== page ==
Arie Belldegrun, MD
Kite Pharma has submitted a Marketing Authorization Application (MAA) to the European Medicines Agency (EMA) for axicabtagene ciloleucel (axi-cel) to treat 3 forms of non-Hodgkin lymphoma (NHL).
Axi-cel, an anti-CD19 chimeric antigen receptor (CAR) T cell therapy, would be the first CAR T-cell therapy approved for use in Europe, according to Kite. The FDA is currently reviewing the treatment and is scheduled to make its decision on or before November 29, 2017.
Kite is seeking to market axi-cel for patients with relapsed/refractory diffuse large B-cell lymphoma (DLBCL), transformed follicular lymphoma (TFL), and primary mediastinal B-cell lymphoma (PMBCL) who are ineligible for autologous stem cell transplant.
“The MAA submission of axicabtagene ciloleucel marks an important global milestone in the development of engineered T-cell therapy,” Arie Belldegrun, MD, Kite chairman, president, and CEO, said in a press release. “We are excited to work closely with the EMA, Committee for Medicinal Products for Human Use, and Committee for Advanced Therapies to help bring this potentially transformative therapy to patients in the EU.”
Kite submitted data from the phase II ZUMA-1 trial, which were previously presented at the 2017 International Conference on Malignant Lymphoma biennial meeting in Lugano, Switzerland, to support the MAA. The best overall response rate (ORR) in the modified intent-to-treat (mITT) population of 101 patients with NHL was 82% (P
<.0001); of responding patients, 54% achieved complete response (CR) and 28% of patients achieved partial response (PR).
Response was durable at 8.7 months of follow-up with 44% of responding patients maintaining response and 39% of patients remaining in CR.
A cohort of 77 patients with DLBCL demonstrated an ORR of 82%, with 49% of these patients achieving CR. A second cohort of 20 patients with PMBCL or TFL demonstrated an ORR of 83%, with 71% of the responders achieving CR.
In the phase II ZUMA-1 trial, adult patients were enrolled in 2 cohorts consisting of 72 patients with DLBCL and 20 patients with PMBCL or TFL. Axi-cel was successfully manufactured in 110 (99%) patients, with an average turnaround time from apheresis to the clinical site of 17 days.
Following low-dose conditioning with cyclophosphamide/fludarabine, a target dose of 2 × 106 anti-CD19 CAR T cells was administered to 101 (91%) patients; the patients had a median age of 58 years (range, 23-76), 67% were male, 85% had stage III-IV disease, 47% had IPI 3-4, and 59% of patients were ECOG PS 0-1. Most (69%) patients had received 3 or more prior lines of treatment, 54% had been refractory to 2 consecutive lines of therapy, and 21% of patients had relapsed within 12 or fewer months of receiving an autologous stem cell transplant (ASCT). No bridging therapy was allowed in ZUMA-1.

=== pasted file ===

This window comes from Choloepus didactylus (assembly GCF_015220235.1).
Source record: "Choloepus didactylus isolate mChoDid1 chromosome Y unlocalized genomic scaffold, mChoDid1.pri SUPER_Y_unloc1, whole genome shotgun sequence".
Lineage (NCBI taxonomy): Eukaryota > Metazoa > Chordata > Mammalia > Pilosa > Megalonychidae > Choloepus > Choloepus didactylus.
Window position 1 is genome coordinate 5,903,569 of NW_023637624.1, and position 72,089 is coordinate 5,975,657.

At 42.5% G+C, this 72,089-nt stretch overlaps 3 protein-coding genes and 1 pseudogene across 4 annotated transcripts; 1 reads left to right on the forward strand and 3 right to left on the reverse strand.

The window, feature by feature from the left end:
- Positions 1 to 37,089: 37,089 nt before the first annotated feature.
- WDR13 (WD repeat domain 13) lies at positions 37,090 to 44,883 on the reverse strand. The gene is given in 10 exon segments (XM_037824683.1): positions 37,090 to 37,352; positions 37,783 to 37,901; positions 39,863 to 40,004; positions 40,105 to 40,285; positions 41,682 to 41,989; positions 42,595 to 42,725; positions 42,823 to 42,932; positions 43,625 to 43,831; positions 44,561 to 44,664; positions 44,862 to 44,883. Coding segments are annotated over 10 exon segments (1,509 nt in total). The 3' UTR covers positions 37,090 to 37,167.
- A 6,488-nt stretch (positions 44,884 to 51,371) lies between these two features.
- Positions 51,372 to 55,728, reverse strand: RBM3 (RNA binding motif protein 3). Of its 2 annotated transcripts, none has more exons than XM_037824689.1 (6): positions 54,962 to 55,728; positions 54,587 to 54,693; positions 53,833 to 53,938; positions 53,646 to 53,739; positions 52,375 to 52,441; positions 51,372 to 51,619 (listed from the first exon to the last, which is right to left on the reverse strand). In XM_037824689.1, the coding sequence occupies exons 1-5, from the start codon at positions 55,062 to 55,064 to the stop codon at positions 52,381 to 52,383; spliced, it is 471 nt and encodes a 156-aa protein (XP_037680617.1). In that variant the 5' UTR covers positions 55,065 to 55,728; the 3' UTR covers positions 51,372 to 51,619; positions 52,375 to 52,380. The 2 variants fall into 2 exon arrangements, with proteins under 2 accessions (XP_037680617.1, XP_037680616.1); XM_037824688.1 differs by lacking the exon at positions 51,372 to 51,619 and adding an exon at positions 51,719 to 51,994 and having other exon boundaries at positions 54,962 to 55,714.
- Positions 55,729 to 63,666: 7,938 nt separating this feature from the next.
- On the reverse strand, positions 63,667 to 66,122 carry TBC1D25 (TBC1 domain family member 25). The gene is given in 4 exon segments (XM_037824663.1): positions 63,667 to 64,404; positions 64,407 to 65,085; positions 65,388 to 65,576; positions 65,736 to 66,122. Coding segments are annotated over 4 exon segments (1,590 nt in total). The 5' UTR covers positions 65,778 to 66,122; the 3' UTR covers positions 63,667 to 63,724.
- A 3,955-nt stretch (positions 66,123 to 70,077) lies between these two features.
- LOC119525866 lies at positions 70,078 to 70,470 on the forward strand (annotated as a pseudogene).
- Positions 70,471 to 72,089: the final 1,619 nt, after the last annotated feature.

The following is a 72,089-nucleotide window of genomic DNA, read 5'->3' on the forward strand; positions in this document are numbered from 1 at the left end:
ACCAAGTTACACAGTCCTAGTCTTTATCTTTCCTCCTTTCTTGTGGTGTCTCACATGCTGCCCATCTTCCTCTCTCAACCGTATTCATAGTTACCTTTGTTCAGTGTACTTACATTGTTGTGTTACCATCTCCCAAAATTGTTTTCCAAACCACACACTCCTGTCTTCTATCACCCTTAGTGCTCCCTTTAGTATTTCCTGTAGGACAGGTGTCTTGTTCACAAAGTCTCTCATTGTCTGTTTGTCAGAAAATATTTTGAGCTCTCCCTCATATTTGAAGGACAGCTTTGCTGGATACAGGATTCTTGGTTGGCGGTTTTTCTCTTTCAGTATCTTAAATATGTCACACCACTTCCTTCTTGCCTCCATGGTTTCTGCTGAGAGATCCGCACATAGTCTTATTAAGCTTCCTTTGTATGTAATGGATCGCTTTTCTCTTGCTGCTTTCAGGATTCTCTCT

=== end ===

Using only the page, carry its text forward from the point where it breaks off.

The primary endpoint for this analysis was ORR in the combined DLBCL, PMBCL, and TFL population. Key secondary endpoints were duration of response (DOR), overall survival (OS), levels of CAR T and cytokines, and safety. The primary analysis was done when the first 92 patients treated had at least 6 months of follow-up.
Response rates were also consistent between DLBCL molecular subgroups based on the cell of origin, as determined by the Nanostring Lymphoma Subtyping Test. Of 69 patients with evaluable samples, 25% of patients had activating B-cell (ABC) subtype, 17% were germinal center B-cell (GCB) subtype, and 4% remained unclassified. The ORR was 75% in ABC patients and 88% in patients GCB subtype; of responding patients, 59% and 57% of ABC and GCB patients achieved CR, respectively. This CR is ongoing in 35% of ABC patients and 47% of GCB patients.
These responses were durable; at 8.7 months of follow-up, 44% of patients in the overall mITT population demonstrated an ongoing response and 39% of patients maintained CR. The median duration of response (DOR) was 8.2 months (95% CI, 3.3 months–not reached [NR]) in the overall population. The median DOR was not reached for patients achieving CR (95% CI, 8.2 months–NR), and the median DOR for PR was 1.9 months (95% CI, 1.5–2.1).
Median progression-free survival was 5.9 months (95% CI, 3.4–9.8), and median OS was not reached at a median follow-up of 8.7 months (95% CI, 10.5– NR). The 6-month OS rate was 80% in ZUMA-1.
The levels of CAR T-cells peaked within 7 to 14 days of axi-cel treatment. The expansion of CAR T-cells was associated with the ORR, area under the curve (AUC) fold = 5.4, and with the presence of grade ≥3 neurologic events, AUC fold = 2.6 but not with cytokine release syndrome (CRS), AUC fold = 1.3.
In the primary safety analysis of 101 patients, the most frequently occurring grade ≥3 adverse events (AEs) were anemia in 43% of patients, neutropenia (39%), decreased neutrophil count (32%), febrile neutropenia (32%), decrease white blood cell count (29%), thrombocytopenia (24%), encephalopathy (21%), and decreased lymphocyte count (20%).